Communication Studies, Department of


Date of this Version



Health Communication 11:2 (1999), pp. 123–151.

doi: 10.1207/s15327027hc1102_2


Copyright © 1999 Lawrence Erlbaum Associates, Inc.; published by Routledge/Taylor and Francis. Used by permission.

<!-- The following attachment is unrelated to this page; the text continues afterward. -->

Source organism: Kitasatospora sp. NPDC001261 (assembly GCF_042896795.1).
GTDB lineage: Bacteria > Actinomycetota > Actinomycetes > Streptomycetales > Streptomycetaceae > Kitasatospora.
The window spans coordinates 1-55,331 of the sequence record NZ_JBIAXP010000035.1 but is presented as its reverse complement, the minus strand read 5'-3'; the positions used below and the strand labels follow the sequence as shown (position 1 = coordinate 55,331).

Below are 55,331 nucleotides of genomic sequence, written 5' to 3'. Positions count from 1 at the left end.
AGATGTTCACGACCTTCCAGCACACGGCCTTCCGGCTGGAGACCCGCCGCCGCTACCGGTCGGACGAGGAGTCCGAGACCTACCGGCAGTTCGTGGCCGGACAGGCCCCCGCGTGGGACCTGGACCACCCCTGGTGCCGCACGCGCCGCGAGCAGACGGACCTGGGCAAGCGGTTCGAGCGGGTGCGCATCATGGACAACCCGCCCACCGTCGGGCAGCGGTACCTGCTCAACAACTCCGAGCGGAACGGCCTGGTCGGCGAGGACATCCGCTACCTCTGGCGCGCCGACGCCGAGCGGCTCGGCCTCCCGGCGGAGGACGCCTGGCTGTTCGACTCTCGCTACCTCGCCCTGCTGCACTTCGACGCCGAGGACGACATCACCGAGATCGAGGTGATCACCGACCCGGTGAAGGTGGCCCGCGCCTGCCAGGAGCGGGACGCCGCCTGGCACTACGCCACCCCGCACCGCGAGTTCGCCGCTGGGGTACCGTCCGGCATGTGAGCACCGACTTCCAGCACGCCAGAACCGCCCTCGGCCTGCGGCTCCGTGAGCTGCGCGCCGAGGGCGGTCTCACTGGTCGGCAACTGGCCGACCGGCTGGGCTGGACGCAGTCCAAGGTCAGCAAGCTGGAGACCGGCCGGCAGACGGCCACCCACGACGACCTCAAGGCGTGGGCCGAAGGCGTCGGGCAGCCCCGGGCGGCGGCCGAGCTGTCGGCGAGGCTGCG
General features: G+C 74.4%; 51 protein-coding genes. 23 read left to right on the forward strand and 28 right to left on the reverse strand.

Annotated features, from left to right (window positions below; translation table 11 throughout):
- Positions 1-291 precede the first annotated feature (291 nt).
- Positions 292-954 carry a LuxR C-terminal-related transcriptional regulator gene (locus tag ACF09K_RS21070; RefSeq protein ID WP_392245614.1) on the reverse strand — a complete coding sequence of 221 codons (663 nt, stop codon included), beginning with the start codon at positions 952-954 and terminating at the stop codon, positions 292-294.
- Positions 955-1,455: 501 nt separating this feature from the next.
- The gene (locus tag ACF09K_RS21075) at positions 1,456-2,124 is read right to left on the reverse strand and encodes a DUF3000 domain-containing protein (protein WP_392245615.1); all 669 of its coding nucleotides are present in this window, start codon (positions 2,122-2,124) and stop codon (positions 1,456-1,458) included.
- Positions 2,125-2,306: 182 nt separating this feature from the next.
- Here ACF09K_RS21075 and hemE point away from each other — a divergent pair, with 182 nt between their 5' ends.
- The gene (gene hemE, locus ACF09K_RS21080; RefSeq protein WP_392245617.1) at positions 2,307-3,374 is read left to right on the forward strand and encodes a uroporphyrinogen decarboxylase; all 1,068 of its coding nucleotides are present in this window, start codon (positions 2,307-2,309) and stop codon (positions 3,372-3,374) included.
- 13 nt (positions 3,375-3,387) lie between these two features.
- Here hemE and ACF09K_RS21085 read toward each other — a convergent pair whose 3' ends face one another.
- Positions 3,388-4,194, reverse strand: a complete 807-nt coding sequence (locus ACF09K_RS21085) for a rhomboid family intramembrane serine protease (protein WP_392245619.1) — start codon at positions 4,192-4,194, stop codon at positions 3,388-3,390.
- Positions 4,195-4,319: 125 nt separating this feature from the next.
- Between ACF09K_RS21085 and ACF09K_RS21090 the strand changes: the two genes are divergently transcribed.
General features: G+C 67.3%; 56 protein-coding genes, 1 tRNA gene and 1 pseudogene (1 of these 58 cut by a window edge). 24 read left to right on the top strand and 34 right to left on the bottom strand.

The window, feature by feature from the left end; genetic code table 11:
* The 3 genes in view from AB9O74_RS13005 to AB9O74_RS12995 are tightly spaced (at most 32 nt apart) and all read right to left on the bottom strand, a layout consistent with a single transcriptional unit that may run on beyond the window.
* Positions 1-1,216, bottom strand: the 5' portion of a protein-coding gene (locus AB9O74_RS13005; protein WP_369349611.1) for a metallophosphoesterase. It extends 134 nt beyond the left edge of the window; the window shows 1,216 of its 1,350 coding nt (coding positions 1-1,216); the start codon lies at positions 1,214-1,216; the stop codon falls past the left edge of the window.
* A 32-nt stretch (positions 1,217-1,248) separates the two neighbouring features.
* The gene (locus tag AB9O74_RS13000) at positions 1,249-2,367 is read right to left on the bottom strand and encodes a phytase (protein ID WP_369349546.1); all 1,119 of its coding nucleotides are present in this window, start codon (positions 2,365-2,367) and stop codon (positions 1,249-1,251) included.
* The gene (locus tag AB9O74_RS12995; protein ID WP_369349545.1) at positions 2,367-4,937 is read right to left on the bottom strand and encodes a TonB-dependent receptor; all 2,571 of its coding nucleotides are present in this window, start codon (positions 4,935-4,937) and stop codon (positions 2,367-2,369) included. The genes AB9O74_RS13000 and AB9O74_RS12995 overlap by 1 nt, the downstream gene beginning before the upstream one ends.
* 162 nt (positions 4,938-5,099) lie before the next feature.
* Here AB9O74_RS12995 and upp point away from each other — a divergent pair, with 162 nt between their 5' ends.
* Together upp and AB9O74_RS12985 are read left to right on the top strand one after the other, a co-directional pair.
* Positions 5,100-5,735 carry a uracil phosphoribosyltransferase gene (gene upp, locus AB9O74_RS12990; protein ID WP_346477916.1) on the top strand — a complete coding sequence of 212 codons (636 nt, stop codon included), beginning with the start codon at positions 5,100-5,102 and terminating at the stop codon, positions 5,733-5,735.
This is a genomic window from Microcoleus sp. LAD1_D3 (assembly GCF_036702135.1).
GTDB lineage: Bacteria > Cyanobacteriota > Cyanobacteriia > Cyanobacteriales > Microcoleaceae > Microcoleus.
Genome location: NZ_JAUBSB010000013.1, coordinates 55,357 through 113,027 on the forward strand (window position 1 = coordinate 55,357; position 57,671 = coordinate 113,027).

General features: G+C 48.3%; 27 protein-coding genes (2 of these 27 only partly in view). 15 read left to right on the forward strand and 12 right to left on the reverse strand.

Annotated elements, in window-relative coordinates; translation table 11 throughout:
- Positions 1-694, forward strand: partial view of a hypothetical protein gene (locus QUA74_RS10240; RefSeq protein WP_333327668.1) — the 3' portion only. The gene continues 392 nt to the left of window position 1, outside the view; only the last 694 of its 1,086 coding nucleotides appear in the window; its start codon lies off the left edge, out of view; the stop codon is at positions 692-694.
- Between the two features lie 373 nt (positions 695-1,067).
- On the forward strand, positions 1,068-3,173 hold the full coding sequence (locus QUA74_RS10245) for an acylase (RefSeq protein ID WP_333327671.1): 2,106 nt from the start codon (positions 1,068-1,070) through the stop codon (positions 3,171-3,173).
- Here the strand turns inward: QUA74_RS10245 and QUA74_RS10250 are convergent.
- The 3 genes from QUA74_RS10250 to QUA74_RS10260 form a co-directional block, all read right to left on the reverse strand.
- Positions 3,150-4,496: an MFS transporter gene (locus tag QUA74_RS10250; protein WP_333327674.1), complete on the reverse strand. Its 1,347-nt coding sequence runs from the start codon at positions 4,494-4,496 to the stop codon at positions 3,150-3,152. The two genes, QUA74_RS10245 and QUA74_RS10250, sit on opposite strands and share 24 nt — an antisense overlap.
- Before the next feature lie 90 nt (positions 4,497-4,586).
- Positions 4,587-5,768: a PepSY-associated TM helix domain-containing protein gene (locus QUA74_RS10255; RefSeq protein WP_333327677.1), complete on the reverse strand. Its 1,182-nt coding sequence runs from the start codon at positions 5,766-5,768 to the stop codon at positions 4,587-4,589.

This study documented the types and extent of social support messages exchanged by persons with disabilities who participated in a computer-based support group. A modified version of Cutrona and Suhr’s (1992) social support category system was used to code 1,472 support messages. The largest percentage of these messages offered emotional and informational support, whereas network support and tangible assistance were least frequently offered. It appeared that many of the support messages directly redressed limitations and challenges associated with disability-related mobility, socialization, and self-care. Results are discussed in terms of the generalizability of existing category systems for coding support to this mediated context, the relative importance of different types of support in the communication of support group members, and the unique features of social support in mediated environments. The implications of this study for social support researchers, persons with disabilities, and human services professionals are also discussed.